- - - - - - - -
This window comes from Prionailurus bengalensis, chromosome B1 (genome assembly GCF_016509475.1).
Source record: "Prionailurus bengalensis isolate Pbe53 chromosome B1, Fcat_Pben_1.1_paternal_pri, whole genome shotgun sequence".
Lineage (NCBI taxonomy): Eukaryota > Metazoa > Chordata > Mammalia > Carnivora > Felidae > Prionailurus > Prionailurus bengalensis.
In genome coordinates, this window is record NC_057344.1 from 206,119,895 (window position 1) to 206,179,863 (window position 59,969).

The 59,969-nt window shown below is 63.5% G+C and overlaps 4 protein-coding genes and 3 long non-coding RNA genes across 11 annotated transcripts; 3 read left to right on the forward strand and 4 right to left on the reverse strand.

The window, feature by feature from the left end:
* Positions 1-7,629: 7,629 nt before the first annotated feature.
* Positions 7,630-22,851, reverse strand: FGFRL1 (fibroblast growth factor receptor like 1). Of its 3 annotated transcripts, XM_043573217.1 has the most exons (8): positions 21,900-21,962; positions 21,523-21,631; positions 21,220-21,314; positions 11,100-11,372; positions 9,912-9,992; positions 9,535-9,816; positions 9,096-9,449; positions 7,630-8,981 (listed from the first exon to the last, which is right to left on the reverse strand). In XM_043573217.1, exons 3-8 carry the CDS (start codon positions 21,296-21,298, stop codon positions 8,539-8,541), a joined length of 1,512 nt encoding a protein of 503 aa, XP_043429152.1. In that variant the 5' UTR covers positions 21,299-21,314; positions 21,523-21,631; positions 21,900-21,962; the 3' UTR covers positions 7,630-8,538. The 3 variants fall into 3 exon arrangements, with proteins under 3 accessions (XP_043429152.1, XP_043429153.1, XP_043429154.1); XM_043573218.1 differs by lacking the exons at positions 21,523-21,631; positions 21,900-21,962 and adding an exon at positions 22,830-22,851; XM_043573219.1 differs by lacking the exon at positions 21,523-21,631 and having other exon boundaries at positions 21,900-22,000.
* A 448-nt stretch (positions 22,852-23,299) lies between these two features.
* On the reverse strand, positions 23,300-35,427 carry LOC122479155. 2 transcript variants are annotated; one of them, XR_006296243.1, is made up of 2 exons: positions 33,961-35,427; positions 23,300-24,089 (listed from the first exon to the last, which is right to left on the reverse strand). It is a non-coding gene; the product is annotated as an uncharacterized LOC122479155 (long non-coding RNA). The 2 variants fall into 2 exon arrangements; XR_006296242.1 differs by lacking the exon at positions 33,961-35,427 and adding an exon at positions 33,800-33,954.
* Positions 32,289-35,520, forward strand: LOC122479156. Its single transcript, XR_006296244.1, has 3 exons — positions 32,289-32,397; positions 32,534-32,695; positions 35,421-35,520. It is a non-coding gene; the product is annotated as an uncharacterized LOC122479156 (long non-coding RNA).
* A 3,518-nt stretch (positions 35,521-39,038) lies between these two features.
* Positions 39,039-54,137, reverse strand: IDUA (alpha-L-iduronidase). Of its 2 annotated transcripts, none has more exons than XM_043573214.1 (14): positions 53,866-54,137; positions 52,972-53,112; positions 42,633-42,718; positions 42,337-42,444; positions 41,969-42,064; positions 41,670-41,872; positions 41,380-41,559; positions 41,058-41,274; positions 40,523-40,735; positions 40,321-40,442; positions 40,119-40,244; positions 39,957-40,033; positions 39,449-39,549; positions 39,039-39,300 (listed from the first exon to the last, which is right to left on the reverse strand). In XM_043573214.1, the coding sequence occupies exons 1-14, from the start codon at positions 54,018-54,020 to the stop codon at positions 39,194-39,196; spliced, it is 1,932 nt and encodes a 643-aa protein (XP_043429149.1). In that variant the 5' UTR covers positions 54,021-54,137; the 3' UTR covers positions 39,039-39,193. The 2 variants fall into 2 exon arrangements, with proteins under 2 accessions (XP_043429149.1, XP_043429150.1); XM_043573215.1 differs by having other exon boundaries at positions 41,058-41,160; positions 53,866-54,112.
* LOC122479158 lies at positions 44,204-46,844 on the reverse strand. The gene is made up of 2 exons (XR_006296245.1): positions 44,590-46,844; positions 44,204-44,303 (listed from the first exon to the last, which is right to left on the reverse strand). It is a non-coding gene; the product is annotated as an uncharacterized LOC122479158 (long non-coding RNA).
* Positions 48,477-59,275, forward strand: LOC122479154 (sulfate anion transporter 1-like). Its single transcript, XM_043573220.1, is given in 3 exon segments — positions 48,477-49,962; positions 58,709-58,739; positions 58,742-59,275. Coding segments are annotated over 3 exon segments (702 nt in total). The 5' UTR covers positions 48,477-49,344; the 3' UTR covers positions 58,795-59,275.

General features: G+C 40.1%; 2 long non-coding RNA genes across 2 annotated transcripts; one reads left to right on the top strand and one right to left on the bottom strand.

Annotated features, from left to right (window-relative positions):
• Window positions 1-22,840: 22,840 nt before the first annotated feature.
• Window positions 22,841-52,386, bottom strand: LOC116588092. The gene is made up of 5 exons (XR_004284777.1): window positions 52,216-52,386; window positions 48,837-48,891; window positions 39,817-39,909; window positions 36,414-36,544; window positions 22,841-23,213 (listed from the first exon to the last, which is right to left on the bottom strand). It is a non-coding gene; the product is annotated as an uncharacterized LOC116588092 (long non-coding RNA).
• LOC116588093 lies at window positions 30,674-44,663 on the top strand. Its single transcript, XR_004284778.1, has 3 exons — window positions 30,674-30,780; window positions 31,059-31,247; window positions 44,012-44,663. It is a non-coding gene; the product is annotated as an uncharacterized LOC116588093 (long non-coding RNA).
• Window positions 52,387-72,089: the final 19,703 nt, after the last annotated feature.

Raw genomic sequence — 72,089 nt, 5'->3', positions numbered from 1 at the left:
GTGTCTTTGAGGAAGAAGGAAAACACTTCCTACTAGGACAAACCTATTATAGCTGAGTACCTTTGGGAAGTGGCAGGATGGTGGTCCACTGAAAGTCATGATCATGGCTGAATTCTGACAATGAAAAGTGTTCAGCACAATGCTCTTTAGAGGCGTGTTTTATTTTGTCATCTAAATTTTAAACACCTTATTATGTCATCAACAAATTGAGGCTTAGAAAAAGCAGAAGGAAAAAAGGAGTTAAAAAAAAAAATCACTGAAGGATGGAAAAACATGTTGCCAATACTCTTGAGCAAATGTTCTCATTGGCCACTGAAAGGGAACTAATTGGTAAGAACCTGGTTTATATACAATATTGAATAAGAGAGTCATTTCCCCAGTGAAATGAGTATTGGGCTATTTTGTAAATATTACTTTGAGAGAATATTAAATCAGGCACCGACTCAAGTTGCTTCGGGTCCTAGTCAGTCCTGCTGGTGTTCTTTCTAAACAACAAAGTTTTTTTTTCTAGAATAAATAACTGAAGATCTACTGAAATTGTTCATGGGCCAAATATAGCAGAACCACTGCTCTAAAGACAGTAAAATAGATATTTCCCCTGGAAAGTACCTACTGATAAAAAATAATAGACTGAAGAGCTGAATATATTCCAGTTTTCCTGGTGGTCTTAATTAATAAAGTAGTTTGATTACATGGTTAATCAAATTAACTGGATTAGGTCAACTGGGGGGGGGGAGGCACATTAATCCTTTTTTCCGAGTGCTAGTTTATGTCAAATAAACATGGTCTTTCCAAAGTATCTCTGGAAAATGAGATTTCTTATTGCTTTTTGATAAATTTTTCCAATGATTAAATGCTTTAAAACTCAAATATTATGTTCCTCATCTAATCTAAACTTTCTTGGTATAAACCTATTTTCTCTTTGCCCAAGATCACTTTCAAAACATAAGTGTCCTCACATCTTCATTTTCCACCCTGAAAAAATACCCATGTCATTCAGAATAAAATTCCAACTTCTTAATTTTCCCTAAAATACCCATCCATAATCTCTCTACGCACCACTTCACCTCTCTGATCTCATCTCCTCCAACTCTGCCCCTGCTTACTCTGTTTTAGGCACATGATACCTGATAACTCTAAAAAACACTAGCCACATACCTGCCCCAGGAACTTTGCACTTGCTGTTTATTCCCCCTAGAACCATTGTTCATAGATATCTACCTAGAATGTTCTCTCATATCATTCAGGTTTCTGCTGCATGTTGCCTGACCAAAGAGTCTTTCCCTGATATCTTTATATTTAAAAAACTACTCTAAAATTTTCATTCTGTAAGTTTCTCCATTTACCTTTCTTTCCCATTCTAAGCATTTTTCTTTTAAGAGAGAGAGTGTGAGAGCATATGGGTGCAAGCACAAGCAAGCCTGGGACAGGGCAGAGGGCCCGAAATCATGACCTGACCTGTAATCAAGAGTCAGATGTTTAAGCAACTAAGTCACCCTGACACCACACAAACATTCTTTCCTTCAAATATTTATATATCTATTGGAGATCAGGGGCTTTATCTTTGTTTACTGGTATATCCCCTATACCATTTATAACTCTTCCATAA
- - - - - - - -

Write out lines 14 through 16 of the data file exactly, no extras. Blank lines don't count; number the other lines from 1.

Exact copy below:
* LOC122479158 lies at positions 44,204-46,844 on the reverse strand. The gene is made up of 2 exons (XR_006296245.1): positions 44,590-46,844; positions 44,204-44,303 (listed from the first exon to the last, which is right to left on the reverse strand). It is a non-coding gene; the product is annotated as an uncharacterized LOC122479158 (long non-coding RNA).
* Positions 48,477-59,275, forward strand: LOC122479154 (sulfate anion transporter 1-like). Its single transcript, XM_043573220.1, is given in 3 exon segments — positions 48,477-49,962; positions 58,709-58,739; positions 58,742-59,275. Coding segments are annotated over 3 exon segments (702 nt in total). The 5' UTR covers positions 48,477-49,344; the 3' UTR covers positions 58,795-59,275.

General features: G+C 40.1%; 2 long non-coding RNA genes across 2 annotated transcripts; one reads left to right on the top strand and one right to left on the bottom strand.